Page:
What was it like, scoring that incredible long-distance goal for Spurs at the Emirates in that famous 4-4 draw? How many times have you watched it back? Do you think you could do it again?
@BigCub_, via Twitter

If I had been in a good mood I might have controlled it and played it wide to my full-back; instead, I smashed it

I’ve never watched it back. It was another moment when I felt, prior to the game, that I was going to do something good. All my mates were there, Harry [Redknapp] had just come in after Juande Ramos, and I felt that this was going to be a big night; that everything had been getting on my nerves and this was going to be different. The ball just sat up nicely for me. We had been in a meeting before the game and it was mentioned that their keeper [Manuel Almunia] liked to stand off his line, so I just hit it. I think I hit it out of frustration because of the way the season had gone. If I had been in a good mood I might have controlled it and played it wide to my full-back; instead, I smashed it. And yeah, I could do it again.

I heard that you love Kings of Leon. What’s been your best experience watching them?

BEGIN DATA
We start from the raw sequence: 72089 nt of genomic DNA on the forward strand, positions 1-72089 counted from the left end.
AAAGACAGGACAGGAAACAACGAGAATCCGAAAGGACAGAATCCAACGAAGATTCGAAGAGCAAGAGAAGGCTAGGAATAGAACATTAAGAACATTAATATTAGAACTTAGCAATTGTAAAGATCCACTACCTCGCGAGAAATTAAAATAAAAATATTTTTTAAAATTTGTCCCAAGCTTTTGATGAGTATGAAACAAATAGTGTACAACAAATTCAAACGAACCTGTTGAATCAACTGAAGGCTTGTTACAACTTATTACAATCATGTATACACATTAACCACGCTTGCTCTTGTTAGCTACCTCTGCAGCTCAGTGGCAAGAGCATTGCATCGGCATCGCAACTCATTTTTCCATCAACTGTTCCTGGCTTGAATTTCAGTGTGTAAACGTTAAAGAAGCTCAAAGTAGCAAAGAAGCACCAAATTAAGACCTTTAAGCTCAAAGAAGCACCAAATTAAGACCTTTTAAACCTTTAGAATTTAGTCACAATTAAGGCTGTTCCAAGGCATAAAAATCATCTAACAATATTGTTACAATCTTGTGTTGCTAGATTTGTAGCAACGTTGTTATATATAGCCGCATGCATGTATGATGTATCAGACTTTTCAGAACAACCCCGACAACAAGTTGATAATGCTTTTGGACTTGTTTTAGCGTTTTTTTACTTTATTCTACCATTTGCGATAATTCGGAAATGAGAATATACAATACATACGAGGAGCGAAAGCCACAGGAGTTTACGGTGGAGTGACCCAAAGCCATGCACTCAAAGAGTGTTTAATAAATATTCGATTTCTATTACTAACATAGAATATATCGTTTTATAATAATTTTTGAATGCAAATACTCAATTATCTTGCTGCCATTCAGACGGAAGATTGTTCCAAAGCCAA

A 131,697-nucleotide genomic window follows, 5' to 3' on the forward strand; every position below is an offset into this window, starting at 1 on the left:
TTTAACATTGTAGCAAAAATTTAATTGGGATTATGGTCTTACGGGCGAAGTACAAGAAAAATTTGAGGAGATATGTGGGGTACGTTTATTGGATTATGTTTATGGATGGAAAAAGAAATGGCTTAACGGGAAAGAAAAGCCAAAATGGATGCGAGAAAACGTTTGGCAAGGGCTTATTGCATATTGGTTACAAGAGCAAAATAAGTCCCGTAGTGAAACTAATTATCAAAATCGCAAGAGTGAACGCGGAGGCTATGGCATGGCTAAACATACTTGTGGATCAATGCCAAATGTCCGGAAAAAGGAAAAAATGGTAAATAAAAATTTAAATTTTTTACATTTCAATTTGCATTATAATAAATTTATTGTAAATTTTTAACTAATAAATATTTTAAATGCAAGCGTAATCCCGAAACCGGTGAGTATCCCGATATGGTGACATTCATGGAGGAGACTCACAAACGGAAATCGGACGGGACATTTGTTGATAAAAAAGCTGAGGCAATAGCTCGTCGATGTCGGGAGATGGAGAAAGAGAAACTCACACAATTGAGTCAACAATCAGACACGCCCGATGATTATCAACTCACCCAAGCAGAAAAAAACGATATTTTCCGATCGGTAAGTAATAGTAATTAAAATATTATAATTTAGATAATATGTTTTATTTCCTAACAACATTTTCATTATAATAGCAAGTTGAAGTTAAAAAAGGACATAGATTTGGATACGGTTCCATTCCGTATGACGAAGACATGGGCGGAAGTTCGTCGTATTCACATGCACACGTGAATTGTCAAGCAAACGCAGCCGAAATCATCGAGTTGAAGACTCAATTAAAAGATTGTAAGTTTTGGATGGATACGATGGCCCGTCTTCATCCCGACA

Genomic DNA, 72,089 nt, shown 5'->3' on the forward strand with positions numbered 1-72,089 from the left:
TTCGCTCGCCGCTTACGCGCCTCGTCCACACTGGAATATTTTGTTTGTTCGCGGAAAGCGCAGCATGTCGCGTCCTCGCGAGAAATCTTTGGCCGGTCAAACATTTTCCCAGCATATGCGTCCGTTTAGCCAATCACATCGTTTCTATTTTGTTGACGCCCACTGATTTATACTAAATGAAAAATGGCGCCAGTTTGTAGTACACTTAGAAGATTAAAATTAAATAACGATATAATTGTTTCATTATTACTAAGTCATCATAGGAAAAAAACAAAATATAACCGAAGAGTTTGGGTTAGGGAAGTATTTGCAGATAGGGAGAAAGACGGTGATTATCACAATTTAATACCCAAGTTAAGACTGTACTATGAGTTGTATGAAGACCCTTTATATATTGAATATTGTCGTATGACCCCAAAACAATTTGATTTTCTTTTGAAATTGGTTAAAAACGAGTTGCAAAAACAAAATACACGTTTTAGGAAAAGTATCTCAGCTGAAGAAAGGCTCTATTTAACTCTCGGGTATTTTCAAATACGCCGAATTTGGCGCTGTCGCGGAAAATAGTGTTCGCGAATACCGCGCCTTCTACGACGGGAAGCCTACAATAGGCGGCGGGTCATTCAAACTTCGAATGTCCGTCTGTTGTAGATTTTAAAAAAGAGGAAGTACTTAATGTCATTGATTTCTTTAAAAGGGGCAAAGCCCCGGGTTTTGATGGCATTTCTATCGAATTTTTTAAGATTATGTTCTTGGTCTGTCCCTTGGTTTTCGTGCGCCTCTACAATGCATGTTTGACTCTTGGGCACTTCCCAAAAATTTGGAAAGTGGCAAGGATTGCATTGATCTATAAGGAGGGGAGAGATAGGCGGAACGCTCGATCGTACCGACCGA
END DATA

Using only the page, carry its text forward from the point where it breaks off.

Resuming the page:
Simon Massey, Bristol

I had my top off in the mosh pit once at Wembley Arena [in December 2008] – I was having a great night. The thing is, a picture got in The Sun and I ended up getting fined a week’s wages by Spurs! I’d seen them in Camden before they were famous and loved them. I met them eventually and ended up on a night out with the band. I’m not telling you about that night, though – rock ’n’ roll!



Clubs: 2002-2006 Arsenal 9 games (1 goal); 2004-05 Norwich (loan) 28 (2); 2005-2008 Blackburn 132 (20); 2008-2013 Tottenham 62 (6);

2011 Birmingham (loan) 15 (1); 2011 West Ham 5 (0); 2012-13 Rostov 8 (0); 2013 Blackburn (loan) 7 (0); 2007-08 England 7 (0)

Next: Is it true Jose Mourinho showed interest in signing him when he was Inter boss?

Is it true Jose Mourinho showed interest in signing you when he was Inter boss?
Adam Cooper, via Facebook

Yeah, he was keen, but it just never happened. I’m not sure why. It was probably something between the two clubs; something to do with money. He wanted to bring me to Chelsea when I was at Blackburn, too.